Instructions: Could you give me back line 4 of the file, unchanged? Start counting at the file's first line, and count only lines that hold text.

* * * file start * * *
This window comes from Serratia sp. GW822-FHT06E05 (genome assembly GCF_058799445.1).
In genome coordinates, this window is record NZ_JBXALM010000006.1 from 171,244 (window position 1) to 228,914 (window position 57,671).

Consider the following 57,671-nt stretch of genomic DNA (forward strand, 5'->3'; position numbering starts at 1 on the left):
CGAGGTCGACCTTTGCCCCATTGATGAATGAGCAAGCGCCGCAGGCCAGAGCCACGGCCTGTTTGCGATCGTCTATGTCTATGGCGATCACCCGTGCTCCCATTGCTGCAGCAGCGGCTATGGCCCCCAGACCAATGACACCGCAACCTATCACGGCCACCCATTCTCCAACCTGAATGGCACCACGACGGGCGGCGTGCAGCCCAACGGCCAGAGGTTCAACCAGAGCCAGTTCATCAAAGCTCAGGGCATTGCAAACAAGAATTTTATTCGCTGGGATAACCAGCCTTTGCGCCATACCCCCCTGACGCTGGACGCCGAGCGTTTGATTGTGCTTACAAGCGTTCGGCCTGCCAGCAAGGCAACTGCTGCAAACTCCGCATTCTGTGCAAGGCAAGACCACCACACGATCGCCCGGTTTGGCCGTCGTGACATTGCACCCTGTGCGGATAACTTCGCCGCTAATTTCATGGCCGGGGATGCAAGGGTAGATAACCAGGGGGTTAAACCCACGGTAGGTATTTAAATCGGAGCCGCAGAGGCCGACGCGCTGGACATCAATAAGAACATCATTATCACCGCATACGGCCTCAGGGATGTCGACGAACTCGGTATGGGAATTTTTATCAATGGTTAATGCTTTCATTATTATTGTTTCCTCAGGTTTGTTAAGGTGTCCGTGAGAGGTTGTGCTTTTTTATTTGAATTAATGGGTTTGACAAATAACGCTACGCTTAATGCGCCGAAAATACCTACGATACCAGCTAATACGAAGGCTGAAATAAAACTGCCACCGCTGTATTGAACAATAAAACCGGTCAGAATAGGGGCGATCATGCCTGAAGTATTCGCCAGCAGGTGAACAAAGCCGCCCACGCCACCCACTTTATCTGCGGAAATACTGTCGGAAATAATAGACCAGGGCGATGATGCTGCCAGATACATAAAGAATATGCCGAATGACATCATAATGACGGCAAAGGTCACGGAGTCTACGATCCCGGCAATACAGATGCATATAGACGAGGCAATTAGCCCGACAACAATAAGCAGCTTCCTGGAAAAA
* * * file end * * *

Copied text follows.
CGAGGTCGACCTTTGCCCCATTGATGAATGAGCAAGCGCCGCAGGCCAGAGCCACGGCCTGTTTGCGATCGTCTATGTCTATGGCGATCACCCGTGCTCCCATTGCTGCAGCAGCGGCTATGGCCCCCAGACCAATGACACCGCAACCTATCACGGCCACCCATTCTCCAACCTGAATGGCACCACGACGGGCGGCGTGCAGCCCAACGGCCAGAGGTTCAACCAGAGCCAGTTCATCAAAGCTCAGGGCATTGCAAACAAGAATTTTATTCGCTGGGATAACCAGCCTTTGCGCCATACCCCCCTGACGCTGGACGCCGAGCGTTTGATTGTGCTTACAAGCGTTCGGCCTGCCAGCAAGGCAACTGCTGCAAACTCCGCATTCTGTGCAAGGCAAGACCACCACACGATCGCCCGGTTTGGCCGTCGTGACATTGCACCCTGTGCGGATAACTTCGCCGCTAATTTCATGGCCGGGGATGCAAGGGTAGATAACCAGGGGGTTAAACCCACGGTAGGTATTTAAATCGGAGCCGCAGAGGCCGACGCGCTGGACATCAATAAGAACATCATTATCACCGCATACGGCCTCAGGGATGTCGACGAACTCGGTATGGGAATTTTTATCAATGGTTAATGCTTTCATTATTATTGTTTCCTCAGGTTTGTTAAGGTGTCCGTGAGAGGTTGTGCTTTTTTATTTGAATTAATGGGTTTGACAAATAACGCTACGCTTAATGCGCCGAAAATACCTACGATACCAGCTAATACGAAGGCTGAAATAAAACTGCCACCGCTGTATTGAACAATAAAACCGGTCAGAATAGGGGCGATCATGCCTGAAGTATTCGCCAGCAGGTGAACAAAGCCGCCCACGCCACCCACTTTATCTGCGGAAATACTGTCGGAAATAATAGACCAGGGCGATGATGCTGCCAGATACATAAAGAATATGCCGAATGACATCATAATGACGGCAAAGGTCACGGAGTCTACGATCCCGGCAATACAGATGCATATAGACGAGGCAATTAGCCCGACAACAATAAGCAGCTTCCTGGAAAAA